Most people who are white Europeans find a match.
But people from black, Asian and minority ethnic groups, without a related donor, often have difficulty finding a good match from volunteer registries. Most people registered as donors are white and tissue types rarely match across different ethnic groups. If you are mixed race, it can be more difficult.
Organisations and charities are working to increase the number of registered donors from all these groups (see "Stem cells from a volunteer donor" above). The numbers of volunteers have increased over the past few years. Cord blood banks have also increased the chances of finding a suitable donor.
Donors are given counselling before they agree to donate stem cells. Once they understand what is involved, they are asked to sign a consent form. They can still change their mind after this.
Information about the donor is confidential and cannot be shared without their permission. This is the same for related donors and unrelated donors. They are looked after by a different team to you.
The donor has tests to make sure they are fit to donate and that it is safe for them. These include:
- blood tests
- a chest x-ray
- checking their weight
- an electrocardiogram (ECG) to check the heart.
They will also have blood tests to check:
- their general health
- for infections including HIV, hepatitis and cytomegalovirus (CMV).
Your donor’s stem cells can be collected either from their blood or, less commonly, from their bone marrow.
Taking stem cells from the blood
The donor needs to have drugs to encourage their stem cells to move from the bone marrow into the blood. They have a small daily injection of a drug called a growth factor (G-CSF) under the skin. This is given for a few days leading up to the collection. It increases the number of stem cells in the bone marrow to make them move out into the blood. This is called mobilising the stem cells.
The nurses can show the donor how to give the injection themselves. Or they can have it at their GP practice or the hospital. The donor’s blood is checked after about 5 days of injections.
The stem cells are collected 1 or 2 days before the transplant. It takes 3 to 4 hours, usually as a day patient.
The nurse or doctor puts a cannula into a vein in each arm. The donor’s blood is removed through one arm and passed through a machine called a cell separator. This separates the stem cells and collects them. The remaining blood is then returned to the donor through the tube in their other arm. If there are not enough stem cells after one collection, the donor may have to come back the next day.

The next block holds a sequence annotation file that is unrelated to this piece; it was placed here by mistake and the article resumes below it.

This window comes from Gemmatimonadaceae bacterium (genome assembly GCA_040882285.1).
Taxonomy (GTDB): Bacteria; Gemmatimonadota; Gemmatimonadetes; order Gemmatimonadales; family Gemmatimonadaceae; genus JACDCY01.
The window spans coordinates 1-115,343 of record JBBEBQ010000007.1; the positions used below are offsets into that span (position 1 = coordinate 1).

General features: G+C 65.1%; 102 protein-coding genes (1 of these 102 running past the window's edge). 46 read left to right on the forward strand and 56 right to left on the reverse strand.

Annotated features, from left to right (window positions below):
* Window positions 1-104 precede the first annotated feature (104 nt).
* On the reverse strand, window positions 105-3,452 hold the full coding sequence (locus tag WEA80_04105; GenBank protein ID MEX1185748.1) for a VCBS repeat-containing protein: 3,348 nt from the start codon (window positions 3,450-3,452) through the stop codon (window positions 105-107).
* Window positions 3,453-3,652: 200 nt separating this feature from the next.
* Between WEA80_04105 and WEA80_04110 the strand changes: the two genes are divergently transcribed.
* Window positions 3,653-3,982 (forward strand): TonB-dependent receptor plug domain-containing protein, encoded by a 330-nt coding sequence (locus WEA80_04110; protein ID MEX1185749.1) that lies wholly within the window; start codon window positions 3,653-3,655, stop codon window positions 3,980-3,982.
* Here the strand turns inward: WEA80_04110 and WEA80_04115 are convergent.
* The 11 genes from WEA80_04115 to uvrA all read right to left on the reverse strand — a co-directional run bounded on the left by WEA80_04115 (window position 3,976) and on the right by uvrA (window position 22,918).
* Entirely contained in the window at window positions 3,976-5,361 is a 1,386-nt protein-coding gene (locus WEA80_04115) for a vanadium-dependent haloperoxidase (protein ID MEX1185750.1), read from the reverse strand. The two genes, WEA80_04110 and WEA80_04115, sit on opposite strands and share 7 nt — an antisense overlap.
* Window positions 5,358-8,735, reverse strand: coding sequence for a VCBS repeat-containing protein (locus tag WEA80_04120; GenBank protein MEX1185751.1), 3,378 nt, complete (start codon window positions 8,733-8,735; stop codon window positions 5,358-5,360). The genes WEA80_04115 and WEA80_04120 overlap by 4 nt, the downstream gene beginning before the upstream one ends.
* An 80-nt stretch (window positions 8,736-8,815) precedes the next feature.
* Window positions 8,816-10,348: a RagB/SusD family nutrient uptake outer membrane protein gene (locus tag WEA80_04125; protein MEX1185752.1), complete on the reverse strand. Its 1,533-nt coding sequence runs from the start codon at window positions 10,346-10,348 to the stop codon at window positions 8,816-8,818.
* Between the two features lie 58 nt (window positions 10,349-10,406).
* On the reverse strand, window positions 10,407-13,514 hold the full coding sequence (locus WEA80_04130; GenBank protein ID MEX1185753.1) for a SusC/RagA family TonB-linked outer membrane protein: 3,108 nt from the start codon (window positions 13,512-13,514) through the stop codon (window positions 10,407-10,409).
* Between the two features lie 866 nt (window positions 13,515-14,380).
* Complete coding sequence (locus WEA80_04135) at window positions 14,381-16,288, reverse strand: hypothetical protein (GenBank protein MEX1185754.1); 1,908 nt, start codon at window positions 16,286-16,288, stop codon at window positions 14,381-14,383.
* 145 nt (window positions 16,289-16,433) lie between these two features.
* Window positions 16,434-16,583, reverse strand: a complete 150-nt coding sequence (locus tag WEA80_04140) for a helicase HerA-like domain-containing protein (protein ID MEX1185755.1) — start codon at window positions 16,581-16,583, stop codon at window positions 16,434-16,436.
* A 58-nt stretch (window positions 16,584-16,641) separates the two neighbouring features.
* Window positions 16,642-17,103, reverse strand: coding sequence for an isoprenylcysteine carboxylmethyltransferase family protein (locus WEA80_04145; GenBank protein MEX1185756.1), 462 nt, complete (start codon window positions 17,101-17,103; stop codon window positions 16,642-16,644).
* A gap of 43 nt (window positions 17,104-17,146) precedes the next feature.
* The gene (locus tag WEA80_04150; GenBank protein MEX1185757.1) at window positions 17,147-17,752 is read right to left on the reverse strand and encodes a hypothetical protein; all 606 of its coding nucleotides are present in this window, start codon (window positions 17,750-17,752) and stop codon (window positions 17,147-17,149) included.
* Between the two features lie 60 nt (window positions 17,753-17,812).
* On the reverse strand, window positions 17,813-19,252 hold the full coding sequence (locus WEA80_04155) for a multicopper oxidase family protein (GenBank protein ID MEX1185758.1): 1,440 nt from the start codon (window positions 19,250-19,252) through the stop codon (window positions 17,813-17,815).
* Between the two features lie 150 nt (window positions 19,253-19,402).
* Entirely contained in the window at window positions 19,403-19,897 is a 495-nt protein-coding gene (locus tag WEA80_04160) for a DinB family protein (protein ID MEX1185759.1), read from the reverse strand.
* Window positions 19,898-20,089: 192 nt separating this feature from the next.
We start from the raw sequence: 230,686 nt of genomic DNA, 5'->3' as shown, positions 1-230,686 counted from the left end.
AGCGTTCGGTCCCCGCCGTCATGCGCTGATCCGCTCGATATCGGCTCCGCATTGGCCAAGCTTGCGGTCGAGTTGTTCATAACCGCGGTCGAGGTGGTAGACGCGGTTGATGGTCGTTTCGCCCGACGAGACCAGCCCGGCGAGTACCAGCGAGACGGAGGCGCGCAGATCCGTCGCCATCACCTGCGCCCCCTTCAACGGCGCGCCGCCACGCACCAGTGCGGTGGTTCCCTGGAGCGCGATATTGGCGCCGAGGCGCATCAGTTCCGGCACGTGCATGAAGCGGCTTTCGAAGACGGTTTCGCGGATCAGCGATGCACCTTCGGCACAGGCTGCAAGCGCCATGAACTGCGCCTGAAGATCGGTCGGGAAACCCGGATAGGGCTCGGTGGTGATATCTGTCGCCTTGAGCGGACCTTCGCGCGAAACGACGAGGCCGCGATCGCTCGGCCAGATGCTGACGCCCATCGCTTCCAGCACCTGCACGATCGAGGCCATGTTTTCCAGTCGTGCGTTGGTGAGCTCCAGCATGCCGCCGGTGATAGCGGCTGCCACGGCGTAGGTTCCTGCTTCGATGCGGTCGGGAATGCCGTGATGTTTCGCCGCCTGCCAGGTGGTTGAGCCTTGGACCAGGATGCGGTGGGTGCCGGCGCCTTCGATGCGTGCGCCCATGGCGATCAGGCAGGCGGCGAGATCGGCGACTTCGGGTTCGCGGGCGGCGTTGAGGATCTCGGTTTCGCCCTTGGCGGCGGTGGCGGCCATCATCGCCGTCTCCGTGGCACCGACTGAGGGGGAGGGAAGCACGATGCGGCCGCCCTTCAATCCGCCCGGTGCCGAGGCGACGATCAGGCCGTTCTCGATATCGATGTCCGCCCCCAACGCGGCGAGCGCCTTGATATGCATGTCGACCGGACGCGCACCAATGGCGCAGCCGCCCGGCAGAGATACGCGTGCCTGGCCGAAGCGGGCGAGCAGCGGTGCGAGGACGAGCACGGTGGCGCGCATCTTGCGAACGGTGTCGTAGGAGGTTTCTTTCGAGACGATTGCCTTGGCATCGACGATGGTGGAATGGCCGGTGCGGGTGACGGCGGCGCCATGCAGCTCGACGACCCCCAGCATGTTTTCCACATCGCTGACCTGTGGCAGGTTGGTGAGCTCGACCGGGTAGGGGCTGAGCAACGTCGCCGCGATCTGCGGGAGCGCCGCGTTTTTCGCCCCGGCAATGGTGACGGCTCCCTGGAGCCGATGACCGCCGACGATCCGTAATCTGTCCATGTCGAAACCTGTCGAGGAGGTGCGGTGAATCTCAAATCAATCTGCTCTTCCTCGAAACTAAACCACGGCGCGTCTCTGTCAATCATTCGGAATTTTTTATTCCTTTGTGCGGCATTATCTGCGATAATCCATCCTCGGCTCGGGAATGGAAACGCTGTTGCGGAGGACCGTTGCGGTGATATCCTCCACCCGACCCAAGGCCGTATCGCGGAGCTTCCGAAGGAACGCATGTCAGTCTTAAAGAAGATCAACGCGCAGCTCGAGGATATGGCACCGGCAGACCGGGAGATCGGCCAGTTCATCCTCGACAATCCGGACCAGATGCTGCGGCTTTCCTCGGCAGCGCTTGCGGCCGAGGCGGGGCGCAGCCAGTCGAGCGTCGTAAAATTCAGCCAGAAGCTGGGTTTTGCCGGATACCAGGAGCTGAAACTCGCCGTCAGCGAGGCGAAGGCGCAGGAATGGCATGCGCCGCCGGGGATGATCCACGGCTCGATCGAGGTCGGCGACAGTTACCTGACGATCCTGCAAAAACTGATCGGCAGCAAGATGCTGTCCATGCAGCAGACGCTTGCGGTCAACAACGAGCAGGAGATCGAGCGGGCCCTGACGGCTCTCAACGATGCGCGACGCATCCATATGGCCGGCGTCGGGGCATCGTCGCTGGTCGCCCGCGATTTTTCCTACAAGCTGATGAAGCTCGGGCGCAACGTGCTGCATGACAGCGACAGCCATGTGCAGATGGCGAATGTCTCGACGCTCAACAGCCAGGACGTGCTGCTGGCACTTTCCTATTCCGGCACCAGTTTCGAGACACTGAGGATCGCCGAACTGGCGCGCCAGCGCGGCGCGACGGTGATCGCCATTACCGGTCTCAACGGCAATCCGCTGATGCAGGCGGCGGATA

Taking stem cells from the bone marrow
Sometimes stem cells are taken from the donor’s bone marrow. This is usually from the back of the hip bones (pelvis). It is done under a general anaesthetic and usually means staying overnight in hospital.
Occasionally your donor may have their cells collected before you start your treatment. This may happen if your donor is away when your transplant is booked. In this case the cells are frozen until the day of transplant. They are defrosted when you need them.
Below is a sample of the sources used in our stem cell and bone marrow transplants information. If you would like more information about the sources we use, please contact us at firstname.lastname@example.org
Carreras, Dunfour, Mohty and Kröger. The European Society for Blood and Bone Marrow Transplantation: Hematopoietic stem cell transplantation and cellular therapies. Springer, Switzerland. 2019.
FACT-JACIE International Standards for Hematopoietic Cellular Therapy – product collection, processing and administration. 7th edition. 2018.
Anthony Nolan. Operations and patient services user guide. Available from www.anthonynolan.org. Accessed January 2019.
This information has been written, revised and edited by Macmillan Cancer Support’s Cancer Information Development team. It has been reviewed by expert medical and health professionals and people living with cancer. It has been approved by Senior Medical Editor, Dr Anne Parker, Consultant Haematologist.